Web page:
Cell Phones May Be
Leaking Hazardous Chemicals

MALMO, Sweden (ENS) - Swedish scientists have claimed that hazardous chemicals emitted by mobile phones could be causing symptoms such as headaches in phone users.
The researchers claim this is the first report of possible leaching of chemicals from mobile phones in use.
According to Bo Brstell and colleagues at Malm based contract testing laboratory IMTEC, mobile phones warmed to body heat, as they could be when pressed against the ear, emitted a range of chemicals, including phenol, cresol and biphenyls.
They suggest that these could enter mobile phone users' bodies through the skin or by inhalation.
"This may explain why many frequent users of mobile phones complain over constant headaches and dizziness," Brstell told Swedish magazine "New Technology," which first reported on the IMTEC scientists' two-year investigation.
Responding to the news, Mats Pellbck-Scharp of major Swedish mobile phone maker Ericsson said he could not understand where the chemicals originate from. "We will of course look into this immediately," he said.
Sweden's Chemicals Inspectorate has requested a copy of the scientists' report for evaluation and the Swedish Institute for Research on the Workplace will also followup the research.
Brstell and colleagues are not sure where the chemicals originate.
"They may come from details on the phones made from phenolic plastic. Another source may be the liquids used to facilitate the release of the phone shell from plastic presses at the factory. Circuit cards may also be the villains," Brstell said.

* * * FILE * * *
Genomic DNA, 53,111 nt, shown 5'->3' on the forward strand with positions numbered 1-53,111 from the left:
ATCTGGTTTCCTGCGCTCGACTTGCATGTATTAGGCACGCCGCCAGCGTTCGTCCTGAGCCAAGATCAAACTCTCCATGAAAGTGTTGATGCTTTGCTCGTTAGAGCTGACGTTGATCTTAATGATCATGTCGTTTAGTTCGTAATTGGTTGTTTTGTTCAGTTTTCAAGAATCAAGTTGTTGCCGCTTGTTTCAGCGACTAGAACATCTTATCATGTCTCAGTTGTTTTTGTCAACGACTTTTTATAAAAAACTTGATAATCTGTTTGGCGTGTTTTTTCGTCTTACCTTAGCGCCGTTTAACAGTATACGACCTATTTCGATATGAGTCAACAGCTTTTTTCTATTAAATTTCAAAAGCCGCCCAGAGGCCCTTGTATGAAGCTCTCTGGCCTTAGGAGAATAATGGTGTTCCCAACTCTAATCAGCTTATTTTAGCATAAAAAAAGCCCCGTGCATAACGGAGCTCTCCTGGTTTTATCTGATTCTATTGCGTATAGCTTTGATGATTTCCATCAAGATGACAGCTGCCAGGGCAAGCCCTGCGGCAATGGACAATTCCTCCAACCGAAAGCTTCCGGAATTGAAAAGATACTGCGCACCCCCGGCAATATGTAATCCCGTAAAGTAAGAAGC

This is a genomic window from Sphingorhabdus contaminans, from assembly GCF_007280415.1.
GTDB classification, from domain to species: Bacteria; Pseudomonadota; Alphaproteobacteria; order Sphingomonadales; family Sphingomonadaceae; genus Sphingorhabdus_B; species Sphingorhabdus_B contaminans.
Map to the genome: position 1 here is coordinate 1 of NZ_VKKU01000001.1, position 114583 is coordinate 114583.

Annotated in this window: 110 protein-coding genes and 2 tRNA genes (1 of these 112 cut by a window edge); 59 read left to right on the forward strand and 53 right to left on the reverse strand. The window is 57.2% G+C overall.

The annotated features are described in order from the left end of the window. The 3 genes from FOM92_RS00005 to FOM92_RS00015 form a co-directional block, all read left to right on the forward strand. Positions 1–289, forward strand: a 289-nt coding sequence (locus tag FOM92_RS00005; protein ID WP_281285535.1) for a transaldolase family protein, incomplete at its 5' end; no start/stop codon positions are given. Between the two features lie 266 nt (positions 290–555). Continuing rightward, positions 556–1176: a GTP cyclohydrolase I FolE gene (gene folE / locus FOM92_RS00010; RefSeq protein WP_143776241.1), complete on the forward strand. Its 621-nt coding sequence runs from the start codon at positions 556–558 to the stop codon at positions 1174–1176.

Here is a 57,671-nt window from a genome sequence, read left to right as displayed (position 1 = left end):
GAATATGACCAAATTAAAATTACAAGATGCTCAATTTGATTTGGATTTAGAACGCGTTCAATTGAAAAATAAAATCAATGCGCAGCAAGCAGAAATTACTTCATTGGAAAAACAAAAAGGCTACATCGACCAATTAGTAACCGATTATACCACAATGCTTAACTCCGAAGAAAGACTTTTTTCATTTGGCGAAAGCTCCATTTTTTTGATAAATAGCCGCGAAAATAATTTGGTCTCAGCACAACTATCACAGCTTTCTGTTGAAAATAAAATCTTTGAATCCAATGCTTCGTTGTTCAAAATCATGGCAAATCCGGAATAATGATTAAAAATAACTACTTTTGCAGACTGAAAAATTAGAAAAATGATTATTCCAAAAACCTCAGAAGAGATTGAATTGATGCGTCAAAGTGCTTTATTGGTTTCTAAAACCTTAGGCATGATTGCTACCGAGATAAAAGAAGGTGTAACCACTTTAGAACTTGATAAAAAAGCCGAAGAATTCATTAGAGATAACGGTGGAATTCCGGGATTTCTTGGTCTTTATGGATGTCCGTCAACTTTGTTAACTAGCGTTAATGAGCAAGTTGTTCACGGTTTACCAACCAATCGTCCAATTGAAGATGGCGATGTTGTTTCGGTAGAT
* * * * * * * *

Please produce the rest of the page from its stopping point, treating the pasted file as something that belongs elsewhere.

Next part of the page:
Meanwhile, a new report from the United Kingdomís Independent Expert Group on Mobile Phones (IEGMP) recommends a "precautionary approach" to the use of mobile phones. The panel specifically discourages the use of mobile phones by children and the marketing of phones to children.
The panel says information about radiation exposure from different mobile phones - known as specific absorption rates (SARs) - should be "readily accessible to consumers." These numbers should be published "on the box" of new phones. The government should also circulate a leaflet to every household in the U.K. on the possible impact of the phones on health.
Further research is needed, the panel concludes, recommending a "substantial" research program, cofunded by the government and industry and run by an "independent panel."
In its response, the UK government has already agreed that information on SARs should be widely available and to set up a research program. More information, and the full text of the report, are available at:
{Published in cooperation with ENDS Environment Daily, Europe's choice for environmental news. Environmental Data Services Ltd, London. Email: <}
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